Marcus yanked out his own short sword and got into a fighting position to face down his larger opponent but still backing up. He knew that time was on his side in this fight. Soon the patrol would wheel around to finish off those who had survive the first charge. The Ogodai seemed to realize this too and switched from a cautious approach to full on charge. Marcus stopped his withdrawal not wanting to be caught off off balance by the charge and making it seem he would take it head on.

Of course Marcus was not that stupid. Without his shield he would be crushed by the charge and butchered. As his opponent closed the distance, at the last possible second Marcus dove off to the side and rolled to his knee as his opponent barreled past him. Standing quickly to his feet again he turned to face the Ogodai again. Angry, but not yet enraged as Marcus had hoped, the creature turned once more to face his foe. Marcus could feel the approach of the horsemen and knew that he didn't have to wait much longer. To his surprise the creature moved on him at a fast but cautious approach again, rather than sprinting. Marcus was fine with that as it left him with more time and so he began backing up again. The creature gained on him but not fast enough and the thundering of hooves behind Marcus was becoming more distinct. Surely the creature could see them too, but he was focused on his prey. Perhaps, Marcus thought, he seeks to use me as a hostage? It didn't matter he wasn't gaining nearly fast enough for him to catch Marcus in time.

Suddenly, when the creature was a mere three or so meters away it launched into a sprint again, catching Marcus by surprise. He tried to leap to the side as he had done before, but he was too slow, and with a roar of triumph he caught Marcus mid-air and threw him to the ground hard, causing Marcus to lose his grip on his short sword and once more lose the air in his lungs.

The Ogodai raised its dagger to plunge into the tribune's heart and Marcus lifted his arm in an instinctive and futile attempt to protect himself, from his fate.

Suddenly a lance point flew out of nowhere and crashed right into the chest of the warrior, the impact, sending him flying away several feet from where he had been stood. The rider with the lance wheeled his horse around and Marcus could see the rider was grinning extatically.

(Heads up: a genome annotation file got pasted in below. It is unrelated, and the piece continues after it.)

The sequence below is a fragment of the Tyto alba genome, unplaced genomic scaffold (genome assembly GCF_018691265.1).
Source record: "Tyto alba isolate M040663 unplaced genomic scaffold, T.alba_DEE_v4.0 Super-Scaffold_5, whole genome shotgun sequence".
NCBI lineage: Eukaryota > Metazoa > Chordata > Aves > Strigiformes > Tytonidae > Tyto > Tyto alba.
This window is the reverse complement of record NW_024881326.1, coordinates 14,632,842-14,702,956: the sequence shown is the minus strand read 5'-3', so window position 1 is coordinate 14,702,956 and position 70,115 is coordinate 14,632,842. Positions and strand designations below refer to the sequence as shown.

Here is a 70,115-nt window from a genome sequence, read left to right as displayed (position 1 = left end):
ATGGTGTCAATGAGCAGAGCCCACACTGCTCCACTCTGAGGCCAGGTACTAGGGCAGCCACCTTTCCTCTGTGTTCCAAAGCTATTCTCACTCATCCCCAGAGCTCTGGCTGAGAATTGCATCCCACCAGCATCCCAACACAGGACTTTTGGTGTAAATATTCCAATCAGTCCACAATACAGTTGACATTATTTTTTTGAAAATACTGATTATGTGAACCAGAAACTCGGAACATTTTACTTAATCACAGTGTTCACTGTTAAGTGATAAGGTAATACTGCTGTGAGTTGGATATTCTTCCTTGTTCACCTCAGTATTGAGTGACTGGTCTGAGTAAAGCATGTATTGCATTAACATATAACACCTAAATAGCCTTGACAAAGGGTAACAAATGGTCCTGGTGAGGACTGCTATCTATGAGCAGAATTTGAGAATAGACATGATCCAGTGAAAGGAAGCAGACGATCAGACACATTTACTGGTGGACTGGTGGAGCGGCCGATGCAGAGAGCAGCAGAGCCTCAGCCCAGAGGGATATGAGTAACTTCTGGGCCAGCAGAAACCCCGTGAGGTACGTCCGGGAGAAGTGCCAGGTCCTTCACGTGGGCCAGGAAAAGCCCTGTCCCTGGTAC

The young servant raised his lance in triumphant victory.

Marcus laughed. "Oh I have never been so glad to see you stupid face before in my life!"

"Ah master," Certus said with a grin as he rode up to Marcus and leapt from his horse, "you say that every time."

"Well I see no reason to break from tradition now, do you?" Marcus responded as his servant grasped his arm and hauled the tribune to his feet.

"Well do you think we could break the tradition of me cleaning up your clothes after saving you?" Certus inquired hopefully.


"Ah hell. Don't know why I even bother then."

The two shared a laugh when they were interrupted by a rider approaching from the South where Marcus had sent the two riders after the fleeing Ogodai.

"Tribune!" One of them called out.

Marcus turned to see the two riders riding behind the Ogodai in question, their lances pointed at his gasping and sweat drenched body. He was typically tall for an Ogodai, bald except for a topknot that fell from the top of his head to his lower back.

"Sir," the rider began, "this one surrendered and requested an audience with our leader."

Curious, Marcus gestured for the Ogodai to speak.

His voice rough and gravelly, the Ogodai began speaking, his unfamiliar tongue mashing the words of a foreign language, "Greetings tribune. I thank you for my timely rescue from my enemies."

Marcus gave a short laugh, "I wouldn't count yourself rescued creature. Our peoples are hardly on friendly terms."